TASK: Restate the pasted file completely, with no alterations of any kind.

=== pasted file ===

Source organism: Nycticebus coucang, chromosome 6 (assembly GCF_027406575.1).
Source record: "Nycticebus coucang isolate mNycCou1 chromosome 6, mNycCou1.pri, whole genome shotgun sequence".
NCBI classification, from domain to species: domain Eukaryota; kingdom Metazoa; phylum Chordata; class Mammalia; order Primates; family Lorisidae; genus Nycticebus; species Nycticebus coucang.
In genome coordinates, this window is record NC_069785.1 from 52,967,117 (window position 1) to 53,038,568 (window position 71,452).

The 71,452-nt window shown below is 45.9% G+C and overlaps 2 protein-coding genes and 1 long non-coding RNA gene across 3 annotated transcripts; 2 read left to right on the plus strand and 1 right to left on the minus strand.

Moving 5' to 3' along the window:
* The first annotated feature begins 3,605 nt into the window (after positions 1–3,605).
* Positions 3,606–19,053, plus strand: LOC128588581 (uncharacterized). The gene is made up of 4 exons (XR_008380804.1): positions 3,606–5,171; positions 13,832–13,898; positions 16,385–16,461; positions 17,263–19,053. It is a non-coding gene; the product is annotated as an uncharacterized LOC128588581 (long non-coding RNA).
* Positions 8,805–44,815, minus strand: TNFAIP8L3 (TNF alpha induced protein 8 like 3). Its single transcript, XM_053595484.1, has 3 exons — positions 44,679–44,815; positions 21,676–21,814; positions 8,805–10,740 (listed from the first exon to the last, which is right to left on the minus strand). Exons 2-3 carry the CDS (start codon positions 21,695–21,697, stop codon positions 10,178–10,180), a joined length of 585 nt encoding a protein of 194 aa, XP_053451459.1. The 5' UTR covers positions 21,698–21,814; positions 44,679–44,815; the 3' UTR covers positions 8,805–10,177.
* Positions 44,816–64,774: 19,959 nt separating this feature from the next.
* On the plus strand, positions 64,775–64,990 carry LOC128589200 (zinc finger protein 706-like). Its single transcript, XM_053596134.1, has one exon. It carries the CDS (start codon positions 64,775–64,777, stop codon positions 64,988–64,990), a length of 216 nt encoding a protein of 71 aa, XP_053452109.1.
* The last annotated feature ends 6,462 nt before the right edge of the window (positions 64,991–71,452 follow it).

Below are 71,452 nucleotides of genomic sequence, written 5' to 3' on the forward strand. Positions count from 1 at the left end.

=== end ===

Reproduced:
Source organism: Nycticebus coucang, chromosome 6 (assembly GCF_027406575.1).
Source record: "Nycticebus coucang isolate mNycCou1 chromosome 6, mNycCou1.pri, whole genome shotgun sequence".
NCBI classification, from domain to species: domain Eukaryota; kingdom Metazoa; phylum Chordata; class Mammalia; order Primates; family Lorisidae; genus Nycticebus; species Nycticebus coucang.
In genome coordinates, this window is record NC_069785.1 from 52,967,117 (window position 1) to 53,038,568 (window position 71,452).

The 71,452-nt window shown below is 45.9% G+C and overlaps 2 protein-coding genes and 1 long non-coding RNA gene across 3 annotated transcripts; 2 read left to right on the plus strand and 1 right to left on the minus strand.

Moving 5' to 3' along the window:
* The first annotated feature begins 3,605 nt into the window (after positions 1–3,605).
* Positions 3,606–19,053, plus strand: LOC128588581 (uncharacterized). The gene is made up of 4 exons (XR_008380804.1): positions 3,606–5,171; positions 13,832–13,898; positions 16,385–16,461; positions 17,263–19,053. It is a non-coding gene; the product is annotated as an uncharacterized LOC128588581 (long non-coding RNA).
* Positions 8,805–44,815, minus strand: TNFAIP8L3 (TNF alpha induced protein 8 like 3). Its single transcript, XM_053595484.1, has 3 exons — positions 44,679–44,815; positions 21,676–21,814; positions 8,805–10,740 (listed from the first exon to the last, which is right to left on the minus strand). Exons 2-3 carry the CDS (start codon positions 21,695–21,697, stop codon positions 10,178–10,180), a joined length of 585 nt encoding a protein of 194 aa, XP_053451459.1. The 5' UTR covers positions 21,698–21,814; positions 44,679–44,815; the 3' UTR covers positions 8,805–10,177.
* Positions 44,816–64,774: 19,959 nt separating this feature from the next.
* On the plus strand, positions 64,775–64,990 carry LOC128589200 (zinc finger protein 706-like). Its single transcript, XM_053596134.1, has one exon. It carries the CDS (start codon positions 64,775–64,777, stop codon positions 64,988–64,990), a length of 216 nt encoding a protein of 71 aa, XP_053452109.1.
* The last annotated feature ends 6,462 nt before the right edge of the window (positions 64,991–71,452 follow it).

Below are 71,452 nucleotides of genomic sequence, written 5' to 3' on the forward strand. Positions count from 1 at the left end.